Micolucci arrived in Sweden four years ago, when he won a post-doc position at Lund University researching energy-efficient water treatment technologies, and for the last two years, he has been commuting weekly to Gothenburg University, where he is further developing experimental methods to clean the water supply, using membrane filtration and activated carbon to remove pharmaceuticals and other harmful contaminants.
But Micolucci has for more than 12 years had a second life as an established techno DJ, and in Sweden he has somehow also found the time to spin records at raves and various clubs around Malmö, where he currently lives, creating his own music on a label (Eight of Cups) he founded with a fellow foreigner Gregory Vartian-Foss.
“On a creative level, this town is unique, golden,” he says of Malmö. “There’s real, dynamic energy in the arts scene, and you notice more and more that it is being recognised – internationally, even.”
He met Vartian-Foss, a professional bass player with the Malmö Symphony Orchestra who comes from Los Angeles, three years ago, and they soon started bonding over a passion for rare Italo disco records.
In their most recent project, they formed a trio with the Swedish multi-instrumentalist and singer Miranda Gjerstad, covering a rare, nearly forgotten gem of Italo disco, which they have reissued on vinyl, alongside their own cover version.
Vartian-Foss now creates his music in a shared studio in the growing creative haven of Norra Grängesbergsgatan, he previously produced his tracks at the arts and music venue, Inkonst, and he regularly performs alongside Gregory as resident DJ at Plan B – a frequently packed Malmö concert and club institution.
At the same time, Micolucci’s research has been developing at a fast pace. He recently took over operations at an innovative waste-water treatment plant in Helsingborg, and this winter, he won the prestigious Marie-Curie fellowship for postdoctoral scientific research.
Micolucci has been impressed by the extent to which his Swedish fellow researchers and mentors have gone out of their way to make him feel comfortable in academic life.
“Generally speaking, the feeling I got from Swedish society was that people are polite, thoughtful, and seem to avoid prejudging. At the same time, it was a bit challenging as everyone started to push me (in a positive way, I might add) to listen to, speak, and immerse myself in the Swedish language.”
His experience of academia in Denmark and at home in Italy has shown him that the sector is marked by stiff competition, something he believes can be positive if helps drive innovation. In this Sweden is no exception, he says, with the main difference being the level of conflict avoidance.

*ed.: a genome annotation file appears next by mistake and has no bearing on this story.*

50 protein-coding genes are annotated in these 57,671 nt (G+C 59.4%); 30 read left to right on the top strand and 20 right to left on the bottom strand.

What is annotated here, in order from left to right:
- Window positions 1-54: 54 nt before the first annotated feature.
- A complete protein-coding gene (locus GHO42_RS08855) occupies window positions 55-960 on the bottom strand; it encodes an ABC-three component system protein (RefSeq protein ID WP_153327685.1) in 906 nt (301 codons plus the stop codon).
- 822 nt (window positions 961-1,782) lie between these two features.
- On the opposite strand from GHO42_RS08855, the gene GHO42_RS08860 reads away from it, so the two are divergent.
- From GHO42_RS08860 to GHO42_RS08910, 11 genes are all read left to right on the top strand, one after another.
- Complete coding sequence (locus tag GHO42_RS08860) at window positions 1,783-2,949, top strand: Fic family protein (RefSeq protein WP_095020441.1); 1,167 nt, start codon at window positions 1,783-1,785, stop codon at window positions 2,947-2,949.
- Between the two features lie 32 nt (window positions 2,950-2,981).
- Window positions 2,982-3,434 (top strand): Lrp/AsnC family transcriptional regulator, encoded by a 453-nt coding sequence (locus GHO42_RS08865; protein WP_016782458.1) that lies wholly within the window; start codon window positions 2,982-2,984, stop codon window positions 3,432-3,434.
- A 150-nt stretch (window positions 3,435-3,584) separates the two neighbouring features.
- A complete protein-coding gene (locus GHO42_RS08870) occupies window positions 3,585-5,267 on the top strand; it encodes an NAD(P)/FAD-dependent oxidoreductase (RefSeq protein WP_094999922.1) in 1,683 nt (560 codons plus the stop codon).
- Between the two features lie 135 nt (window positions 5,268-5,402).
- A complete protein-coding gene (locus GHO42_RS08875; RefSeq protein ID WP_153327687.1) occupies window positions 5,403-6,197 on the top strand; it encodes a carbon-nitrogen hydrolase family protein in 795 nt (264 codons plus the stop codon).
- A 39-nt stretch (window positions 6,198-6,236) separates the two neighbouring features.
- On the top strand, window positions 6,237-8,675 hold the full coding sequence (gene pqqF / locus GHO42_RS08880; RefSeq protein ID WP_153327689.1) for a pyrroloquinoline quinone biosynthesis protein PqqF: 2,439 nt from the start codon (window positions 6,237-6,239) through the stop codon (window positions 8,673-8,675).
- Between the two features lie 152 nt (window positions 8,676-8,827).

“Swedes are uncomfortable confronting people when something goes wrong,” he believes. “They try to keep a positive work environment, which is great – but this can sometimes lead to mistakes going uncorrected and unresolved misunderstandings. I don’t want to sound overly judgemental, but I think it’s just a stark difference from Italian society, in which people can be pretty direct and sometimes confrontational.”
Federico’s eyes light up when talking about his new job in Helsingborg.
Part of Helsingborg’s urban renewal district, Oceanhamnen, the operational plant and research site is the world’s first full-scale filtration system of its kind.
“It’s the best job I have ever had,” he says. “My Swedish colleagues are supportive, welcoming every day, and positive in a real way. They encourage employees to be comfortable and maintain a good work-life balance. At the same time, they believe in making strides in research and finding solutions to improve the ways in which we interface with the environment. It’s a great feeling. Rarely before, did I wake up every day feeling good about going to work.”
Micolucci still misses his native Italy, which he describes as “the most beautiful country in the world, taking into account the combination of landscapes, architecture, and food”, but he makes do with keeping in touch with friends and family in Venice on the phone, and making regular trips back home.
“It’s harder to live there and much more stressful from a working perspective,” he says. “What I have found here in Sweden is that the key to life is free time. Sure, work is important, but it can’t always be the priority in life, and many companies, at least in my field, understand this. I’m able to develop my passions and spend time with my beloved friends, doing what I love – much more than would be possible back home. “